carrying dead comrades at festivals re-enacting
Medieval burial ceremonies in order to encourage
traditionalist attitudes and preparation for
their becoming soldiers.
14
Women in Nazi Germany
KINDER children expand the German empire by
having racially pure children. KIRCHE church a
powerful tool to convey the Nazis message that
women have a duty to God to do these
things. KUCHE kitchen being a housewife,
cooking and cleaning and looking after the
husband.
Women were so important to the Nazis because they
needed children. In 1900, 2 million German babies
were born in 1930 this had fallen to 1 million.
If Germany wanted to be a great power, the Aryan
women needed to have children to expand the
racially pure empire.
  • Successful?
  • 800,000 new brides given special loans because
    they promised not to take up jobs
  • 1936 there were 30 more births than in 1933
  • Duty year must be served when women were 18 as
    their service was required in armament factories
    in preparation for war.
  • Employment of women increased, but wages only two
    thirds that of a mans.
  • The Nazis encouraged women to comply by
  • The Law for the Encouragement of Marriage in 1933
    couples given 1000 marks in 1933, and were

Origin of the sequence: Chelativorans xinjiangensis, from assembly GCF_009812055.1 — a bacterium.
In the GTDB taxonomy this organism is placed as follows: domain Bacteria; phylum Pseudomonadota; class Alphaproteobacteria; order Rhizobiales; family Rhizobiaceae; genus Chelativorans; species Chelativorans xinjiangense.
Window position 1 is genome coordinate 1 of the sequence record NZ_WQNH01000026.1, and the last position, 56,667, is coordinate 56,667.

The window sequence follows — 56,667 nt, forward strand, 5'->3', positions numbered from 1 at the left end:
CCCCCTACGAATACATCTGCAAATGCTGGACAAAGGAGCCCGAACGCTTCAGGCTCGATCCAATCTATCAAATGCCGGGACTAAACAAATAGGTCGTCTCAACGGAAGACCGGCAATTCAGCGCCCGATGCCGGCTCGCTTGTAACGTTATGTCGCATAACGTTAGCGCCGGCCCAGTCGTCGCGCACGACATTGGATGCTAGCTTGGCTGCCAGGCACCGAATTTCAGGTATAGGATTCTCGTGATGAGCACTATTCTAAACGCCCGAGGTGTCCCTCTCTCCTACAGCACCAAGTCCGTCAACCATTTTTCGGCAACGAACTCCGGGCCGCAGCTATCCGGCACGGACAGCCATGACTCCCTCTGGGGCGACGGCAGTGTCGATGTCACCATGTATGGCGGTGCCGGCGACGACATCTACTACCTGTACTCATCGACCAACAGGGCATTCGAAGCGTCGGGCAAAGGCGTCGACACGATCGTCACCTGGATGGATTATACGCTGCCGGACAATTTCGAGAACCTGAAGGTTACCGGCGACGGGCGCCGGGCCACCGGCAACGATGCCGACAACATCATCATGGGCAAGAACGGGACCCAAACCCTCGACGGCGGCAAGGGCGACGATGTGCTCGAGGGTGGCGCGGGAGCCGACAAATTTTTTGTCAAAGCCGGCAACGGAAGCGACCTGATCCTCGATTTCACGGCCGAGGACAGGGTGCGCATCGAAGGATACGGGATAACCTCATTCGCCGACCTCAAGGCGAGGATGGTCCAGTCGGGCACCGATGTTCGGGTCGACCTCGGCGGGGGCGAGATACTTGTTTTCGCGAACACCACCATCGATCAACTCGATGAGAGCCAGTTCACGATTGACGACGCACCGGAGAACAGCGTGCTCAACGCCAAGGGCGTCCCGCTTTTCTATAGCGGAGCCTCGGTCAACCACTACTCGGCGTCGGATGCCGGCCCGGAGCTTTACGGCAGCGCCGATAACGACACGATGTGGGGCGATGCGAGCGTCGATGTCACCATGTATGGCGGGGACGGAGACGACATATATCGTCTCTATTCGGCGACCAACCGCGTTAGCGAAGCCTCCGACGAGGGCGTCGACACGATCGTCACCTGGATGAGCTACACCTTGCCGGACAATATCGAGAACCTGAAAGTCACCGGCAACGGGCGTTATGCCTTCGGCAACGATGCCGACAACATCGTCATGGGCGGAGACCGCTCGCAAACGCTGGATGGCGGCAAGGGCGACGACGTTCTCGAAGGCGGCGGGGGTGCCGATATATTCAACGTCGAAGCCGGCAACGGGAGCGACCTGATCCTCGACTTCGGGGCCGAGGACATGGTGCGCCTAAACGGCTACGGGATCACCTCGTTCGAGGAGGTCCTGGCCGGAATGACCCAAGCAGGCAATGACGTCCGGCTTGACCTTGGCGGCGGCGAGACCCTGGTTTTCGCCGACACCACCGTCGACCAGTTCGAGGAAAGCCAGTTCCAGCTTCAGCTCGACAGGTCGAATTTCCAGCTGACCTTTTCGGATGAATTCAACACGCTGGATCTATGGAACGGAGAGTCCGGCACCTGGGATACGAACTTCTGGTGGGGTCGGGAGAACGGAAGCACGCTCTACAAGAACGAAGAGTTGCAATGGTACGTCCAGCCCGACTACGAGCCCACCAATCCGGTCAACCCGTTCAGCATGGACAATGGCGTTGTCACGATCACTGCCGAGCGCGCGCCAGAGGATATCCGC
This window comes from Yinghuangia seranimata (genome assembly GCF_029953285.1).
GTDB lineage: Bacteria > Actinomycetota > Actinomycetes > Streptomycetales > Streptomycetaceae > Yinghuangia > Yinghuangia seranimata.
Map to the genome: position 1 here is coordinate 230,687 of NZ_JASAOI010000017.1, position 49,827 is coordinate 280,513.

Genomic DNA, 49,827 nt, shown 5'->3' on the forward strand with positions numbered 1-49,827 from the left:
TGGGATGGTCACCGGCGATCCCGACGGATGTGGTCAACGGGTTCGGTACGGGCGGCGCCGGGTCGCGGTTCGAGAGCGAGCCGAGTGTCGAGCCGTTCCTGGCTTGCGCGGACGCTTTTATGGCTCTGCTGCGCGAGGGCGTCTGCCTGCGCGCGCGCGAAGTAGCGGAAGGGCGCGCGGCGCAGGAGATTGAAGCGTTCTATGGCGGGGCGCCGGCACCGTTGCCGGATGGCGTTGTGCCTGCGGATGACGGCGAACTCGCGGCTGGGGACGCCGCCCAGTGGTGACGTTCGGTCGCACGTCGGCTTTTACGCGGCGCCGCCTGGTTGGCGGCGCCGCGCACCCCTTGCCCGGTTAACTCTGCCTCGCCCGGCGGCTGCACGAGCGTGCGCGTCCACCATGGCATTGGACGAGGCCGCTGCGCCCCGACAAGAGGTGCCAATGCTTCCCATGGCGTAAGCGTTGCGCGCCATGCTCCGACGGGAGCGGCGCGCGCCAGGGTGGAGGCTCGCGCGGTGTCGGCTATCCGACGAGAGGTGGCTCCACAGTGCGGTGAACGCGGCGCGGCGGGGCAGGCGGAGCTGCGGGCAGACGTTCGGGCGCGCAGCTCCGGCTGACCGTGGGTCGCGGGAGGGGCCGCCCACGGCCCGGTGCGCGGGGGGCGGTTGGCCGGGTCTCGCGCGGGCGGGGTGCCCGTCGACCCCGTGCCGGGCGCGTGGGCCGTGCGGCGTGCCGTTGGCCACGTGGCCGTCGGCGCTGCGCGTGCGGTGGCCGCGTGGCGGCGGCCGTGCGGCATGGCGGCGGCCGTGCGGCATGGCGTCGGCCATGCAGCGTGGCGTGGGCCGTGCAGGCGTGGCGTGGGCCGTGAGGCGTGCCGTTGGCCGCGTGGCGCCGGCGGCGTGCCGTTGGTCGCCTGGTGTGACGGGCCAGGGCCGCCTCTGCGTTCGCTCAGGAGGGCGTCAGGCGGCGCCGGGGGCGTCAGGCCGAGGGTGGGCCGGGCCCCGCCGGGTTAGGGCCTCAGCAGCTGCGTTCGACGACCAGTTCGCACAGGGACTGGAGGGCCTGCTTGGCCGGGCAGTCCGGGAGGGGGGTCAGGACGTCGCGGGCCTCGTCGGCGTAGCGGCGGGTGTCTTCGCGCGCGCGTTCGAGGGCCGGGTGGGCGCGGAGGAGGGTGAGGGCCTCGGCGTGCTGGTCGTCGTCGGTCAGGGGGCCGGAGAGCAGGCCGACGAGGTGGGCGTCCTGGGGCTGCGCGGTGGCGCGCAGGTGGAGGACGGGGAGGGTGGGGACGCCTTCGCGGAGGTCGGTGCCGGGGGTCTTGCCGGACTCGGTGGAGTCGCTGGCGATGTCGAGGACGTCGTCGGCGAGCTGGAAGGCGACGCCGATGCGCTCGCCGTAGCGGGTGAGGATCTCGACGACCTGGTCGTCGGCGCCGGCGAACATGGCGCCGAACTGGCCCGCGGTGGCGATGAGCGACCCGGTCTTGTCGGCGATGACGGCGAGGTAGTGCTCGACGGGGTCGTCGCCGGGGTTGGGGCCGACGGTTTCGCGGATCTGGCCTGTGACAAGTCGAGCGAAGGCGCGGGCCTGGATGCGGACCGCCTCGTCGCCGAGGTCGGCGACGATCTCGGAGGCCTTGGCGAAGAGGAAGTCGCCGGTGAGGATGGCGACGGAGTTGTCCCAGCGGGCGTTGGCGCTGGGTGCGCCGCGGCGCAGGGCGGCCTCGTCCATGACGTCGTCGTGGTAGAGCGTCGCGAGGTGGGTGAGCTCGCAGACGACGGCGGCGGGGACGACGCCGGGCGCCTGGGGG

allowed to keep 250 marks for every child.
  • The Honour Cross for the German mother- gold for
    8 children, silver for 6 children, bronze for 4
    children
  • Lebensborn programme allowed selected unmarried
    women to donate a baby to the fuehrer by
    becoming pregnant to racially pure SS men.
  • Sacking women in government controlled jobs 15
    of teachers, all doctors and civil servants were
    sacked.

15
Church in Nazi Germany
Hitlers opinion God is dead, and we have
killed him. Hitler was inconsistent about
religion sometimes he used Christian language,
sometimes he spoke disparagingly about
Christianity. Hitler was heavily influenced by
German philosopher Nietzsche, who argued that
Christianity only existed to make men weak. The
qualities most highly regarded by Christianity,